Everybody loves driving on a freshly paved road in good condition. Wouldn’t it be great if those pavements never transformed into the crack and pothole filled roads we know all too well? As our pavement network grows older, the focus of road construction has shifted from the construction of new pavements to the maintenance, rehabilitation, and replacement of existing ones. This has led to an interest in how asphalt pavements can be designed to last longer to reduce the massive costs of upkeep. Perpetual pavements, or long lasting pavements that require minimal maintenance, have emerged as the fountain of youth for our transportation infrastructure.
What is a Perpetual Pavement?
Perpetual pavements refer to a class of asphalt pavements designed with enhanced longevity in mind. Though they don’t quite last forever, perpetual pavements are defined as those designed to last upwards of 50 years without structural rehabilitation. Rehabilitation of the surface course, or top-most layer of asphalt, is still performed throughout the life of the pavement (even Peter Pan needs new shoes from time to time). Despite their increased thickness, such designs have significantly reduced lifecycle costs when compared to traditional pavements. Because surface layer maintenance can be performed without serious disruption to traffic, perpetual pavements also help decrease user delay costs. Finally, perpetual pavements are environmentally friendly as less virgin material is used in the long term.
Perpetual Pavement Design
Perpetual pavements are designed using different methodology than typical pavements. Standard pavement design practices are based on analysis of traffic loads that are expected for the roadway at present and throughout its design life (typically around 20 years). These are used to select the necessary thickness of the individual pavement layers. In practice, the loads from larger vehicles such as trucks and buses are the primary determinants of pavement cross section thickness, rather than passenger automobiles, as these larger vehicles are responsible for the bulk of deterioration to the pavement structure. In contrast, perpetual pavement designs recognize the fact that once a pavement reaches a certain depth and corresponding structural strength, damage caused to layers below the surface by the largest categories of vehicles becomes essentially negligible. While perpetual pavements will show distress over time, these distresses are designed to be limited to rutting and cracking in the top layer of asphalt. This allows the pavement to be rehabilitated through a simple milling and overlay process.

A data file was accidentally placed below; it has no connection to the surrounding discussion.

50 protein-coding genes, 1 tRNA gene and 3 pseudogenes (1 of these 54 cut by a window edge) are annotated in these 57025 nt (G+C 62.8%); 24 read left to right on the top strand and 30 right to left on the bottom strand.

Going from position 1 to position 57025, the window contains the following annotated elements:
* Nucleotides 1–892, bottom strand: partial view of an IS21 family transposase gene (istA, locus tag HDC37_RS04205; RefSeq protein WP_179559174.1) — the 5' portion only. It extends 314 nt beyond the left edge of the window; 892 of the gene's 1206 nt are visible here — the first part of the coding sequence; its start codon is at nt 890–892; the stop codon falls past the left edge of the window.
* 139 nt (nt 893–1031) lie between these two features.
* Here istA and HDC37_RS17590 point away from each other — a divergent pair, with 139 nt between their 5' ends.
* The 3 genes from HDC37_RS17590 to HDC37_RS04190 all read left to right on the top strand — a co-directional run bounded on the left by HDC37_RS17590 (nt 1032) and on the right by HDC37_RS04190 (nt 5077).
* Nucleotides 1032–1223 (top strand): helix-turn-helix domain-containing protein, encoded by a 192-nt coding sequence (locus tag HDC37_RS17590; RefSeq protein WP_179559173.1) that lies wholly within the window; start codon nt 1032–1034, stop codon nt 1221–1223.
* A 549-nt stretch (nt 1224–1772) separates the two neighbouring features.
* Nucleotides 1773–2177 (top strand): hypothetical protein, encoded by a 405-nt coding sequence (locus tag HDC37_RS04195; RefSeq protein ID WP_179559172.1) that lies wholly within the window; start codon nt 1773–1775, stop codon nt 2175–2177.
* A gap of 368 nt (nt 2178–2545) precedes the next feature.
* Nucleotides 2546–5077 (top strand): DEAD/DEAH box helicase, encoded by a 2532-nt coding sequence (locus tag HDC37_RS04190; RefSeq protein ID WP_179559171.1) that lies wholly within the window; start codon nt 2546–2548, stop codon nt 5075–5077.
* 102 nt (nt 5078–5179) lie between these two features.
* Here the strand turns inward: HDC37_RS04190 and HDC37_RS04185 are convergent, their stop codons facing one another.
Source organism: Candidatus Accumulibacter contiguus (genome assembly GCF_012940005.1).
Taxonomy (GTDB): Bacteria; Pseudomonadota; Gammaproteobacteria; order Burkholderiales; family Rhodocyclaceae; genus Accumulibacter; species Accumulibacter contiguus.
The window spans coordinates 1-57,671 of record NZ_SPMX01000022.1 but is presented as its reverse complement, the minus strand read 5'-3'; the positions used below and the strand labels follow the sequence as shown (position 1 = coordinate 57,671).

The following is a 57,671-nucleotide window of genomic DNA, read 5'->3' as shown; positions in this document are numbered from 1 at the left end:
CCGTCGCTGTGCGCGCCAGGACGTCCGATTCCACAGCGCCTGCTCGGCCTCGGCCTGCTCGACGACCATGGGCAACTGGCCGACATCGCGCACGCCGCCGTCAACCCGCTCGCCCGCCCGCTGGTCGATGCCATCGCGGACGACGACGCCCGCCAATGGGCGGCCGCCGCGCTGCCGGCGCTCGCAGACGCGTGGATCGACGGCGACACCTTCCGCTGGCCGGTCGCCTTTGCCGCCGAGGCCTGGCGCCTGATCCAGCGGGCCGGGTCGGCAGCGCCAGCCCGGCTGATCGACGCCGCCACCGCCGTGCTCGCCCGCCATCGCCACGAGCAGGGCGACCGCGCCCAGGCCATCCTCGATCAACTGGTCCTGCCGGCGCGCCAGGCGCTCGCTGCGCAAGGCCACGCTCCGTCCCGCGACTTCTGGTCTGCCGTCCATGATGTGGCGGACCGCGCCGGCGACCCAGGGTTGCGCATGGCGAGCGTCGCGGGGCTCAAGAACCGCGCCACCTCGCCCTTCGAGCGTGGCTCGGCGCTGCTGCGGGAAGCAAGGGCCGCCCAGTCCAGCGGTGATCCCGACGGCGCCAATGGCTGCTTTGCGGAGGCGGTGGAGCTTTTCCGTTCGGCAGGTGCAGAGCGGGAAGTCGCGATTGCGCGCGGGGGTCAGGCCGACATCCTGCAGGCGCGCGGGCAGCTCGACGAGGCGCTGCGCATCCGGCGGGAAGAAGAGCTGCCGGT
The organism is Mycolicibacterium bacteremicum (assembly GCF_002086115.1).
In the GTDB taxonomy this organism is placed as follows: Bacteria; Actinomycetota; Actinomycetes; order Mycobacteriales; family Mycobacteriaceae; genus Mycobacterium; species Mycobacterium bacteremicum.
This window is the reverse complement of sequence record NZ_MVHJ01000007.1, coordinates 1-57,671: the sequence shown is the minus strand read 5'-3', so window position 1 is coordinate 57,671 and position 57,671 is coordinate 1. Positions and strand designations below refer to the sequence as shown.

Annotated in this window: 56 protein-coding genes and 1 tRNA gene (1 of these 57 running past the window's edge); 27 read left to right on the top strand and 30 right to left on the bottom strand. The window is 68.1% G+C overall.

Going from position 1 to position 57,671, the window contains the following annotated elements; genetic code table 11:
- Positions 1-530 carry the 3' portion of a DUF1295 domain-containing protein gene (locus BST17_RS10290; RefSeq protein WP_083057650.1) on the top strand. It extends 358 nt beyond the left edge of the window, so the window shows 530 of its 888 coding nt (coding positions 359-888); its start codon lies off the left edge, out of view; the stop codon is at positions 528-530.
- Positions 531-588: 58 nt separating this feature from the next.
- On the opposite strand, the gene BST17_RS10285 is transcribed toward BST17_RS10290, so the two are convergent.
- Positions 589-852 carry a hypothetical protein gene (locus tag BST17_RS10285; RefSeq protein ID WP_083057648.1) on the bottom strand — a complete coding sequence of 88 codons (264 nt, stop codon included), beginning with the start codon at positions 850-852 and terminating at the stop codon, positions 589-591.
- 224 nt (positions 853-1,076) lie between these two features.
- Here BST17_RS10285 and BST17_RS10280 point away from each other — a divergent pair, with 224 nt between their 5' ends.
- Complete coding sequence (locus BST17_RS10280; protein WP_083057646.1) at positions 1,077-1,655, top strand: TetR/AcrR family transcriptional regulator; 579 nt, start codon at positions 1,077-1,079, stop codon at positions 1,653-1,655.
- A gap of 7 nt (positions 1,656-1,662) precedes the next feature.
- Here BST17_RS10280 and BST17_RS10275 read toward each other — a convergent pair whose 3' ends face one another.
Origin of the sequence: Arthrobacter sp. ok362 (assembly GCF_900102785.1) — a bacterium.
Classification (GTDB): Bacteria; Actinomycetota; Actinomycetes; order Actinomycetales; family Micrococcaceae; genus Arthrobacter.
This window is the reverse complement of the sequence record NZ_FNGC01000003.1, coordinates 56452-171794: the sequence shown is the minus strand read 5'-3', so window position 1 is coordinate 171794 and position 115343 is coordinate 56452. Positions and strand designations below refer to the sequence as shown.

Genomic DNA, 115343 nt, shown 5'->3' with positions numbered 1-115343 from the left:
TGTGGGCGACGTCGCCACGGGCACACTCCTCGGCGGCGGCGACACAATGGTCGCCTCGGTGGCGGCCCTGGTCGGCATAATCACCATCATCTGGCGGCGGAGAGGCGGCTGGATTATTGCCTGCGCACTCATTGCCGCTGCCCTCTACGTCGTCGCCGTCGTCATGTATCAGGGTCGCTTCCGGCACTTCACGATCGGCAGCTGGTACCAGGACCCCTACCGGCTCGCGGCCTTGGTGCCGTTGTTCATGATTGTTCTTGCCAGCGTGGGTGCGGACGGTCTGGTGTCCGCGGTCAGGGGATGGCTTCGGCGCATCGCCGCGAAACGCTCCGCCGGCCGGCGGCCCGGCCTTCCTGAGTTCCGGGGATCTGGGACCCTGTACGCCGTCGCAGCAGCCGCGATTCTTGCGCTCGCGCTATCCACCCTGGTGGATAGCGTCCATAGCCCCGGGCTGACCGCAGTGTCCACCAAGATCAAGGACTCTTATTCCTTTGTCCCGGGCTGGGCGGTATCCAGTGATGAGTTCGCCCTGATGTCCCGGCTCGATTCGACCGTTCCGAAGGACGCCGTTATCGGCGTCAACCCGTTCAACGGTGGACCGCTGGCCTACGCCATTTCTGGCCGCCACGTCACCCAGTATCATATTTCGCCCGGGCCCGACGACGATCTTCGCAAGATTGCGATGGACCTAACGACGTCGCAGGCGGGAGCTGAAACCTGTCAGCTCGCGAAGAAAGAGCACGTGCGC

By nature of the conservative design process for standard asphalt pavement cross sections, many existing roadway structures can already be classified as perpetual pavements. This is because traditional design does not identify the point of structural strength where vehicle loads will no longer impart permanent damage on the pavement. In some cases, designing for a perpetual pavement actually calls for smaller sections than standard designs that are over-conservative.
Layers in Perpetual Pavement
Perpetual pavements typically consist of three distinct asphalt layers. The top layer, also known as the surface or wearing course, is a standard high quality asphalt course that should primarily resist cracking and rutting. This can be a standard hot mix, warm mix, stone matrix asphalt, or an open graded course between 1.5 and 3 inches deep. The second layer of pavement will be responsible for supporting the bulk of the traffic load. This layer should be between 4 and 7 inches deep, consist of a high modulus and be extremely rut resistant. Finally, the lowest layer of the pavement will experience primarily tensile loads. This is because point loads from vehicle tires are distributed outward as they propagate through the pavement. As a result, this asphalt should be flexible and fatigue resistant. Typically, this flexible asphalt pavement is produced by using a high asphalt binder content. This layer can range anywhere from 3 to 4 inches in thickness.
Perpetual Pavement Maintenance
Realizing the full potential of the perpetual pavement structure requires proper maintenance of the surface layer. Distresses, particularly top-down cracking, are expected to occur in the top layer, and cannot be allowed to propagate into lower layers of the structure. This means that scheduling of milling and overlay activities has important consequences to the pavement’s overall performance. The enduring nature of the structural sections of perpetual pavements allows maintenance to be performed with little disruption of traffic. Generally, milling and overlay of a pavement section can be performed overnight.
Taking proper care of the wearing course of a perpetual pavement will allow it to keep functioning like new, reducing the costs of rehabilitation and use of materials. As intentionally designed perpetual pavements are a relatively new concept, we have yet to see the upper limit of how long these structures can last in practice. In any case, borrowing a page from the Neverland Department of Transportation Standard Specifications is a step in the right direction towards efficient, long lasting paving networks.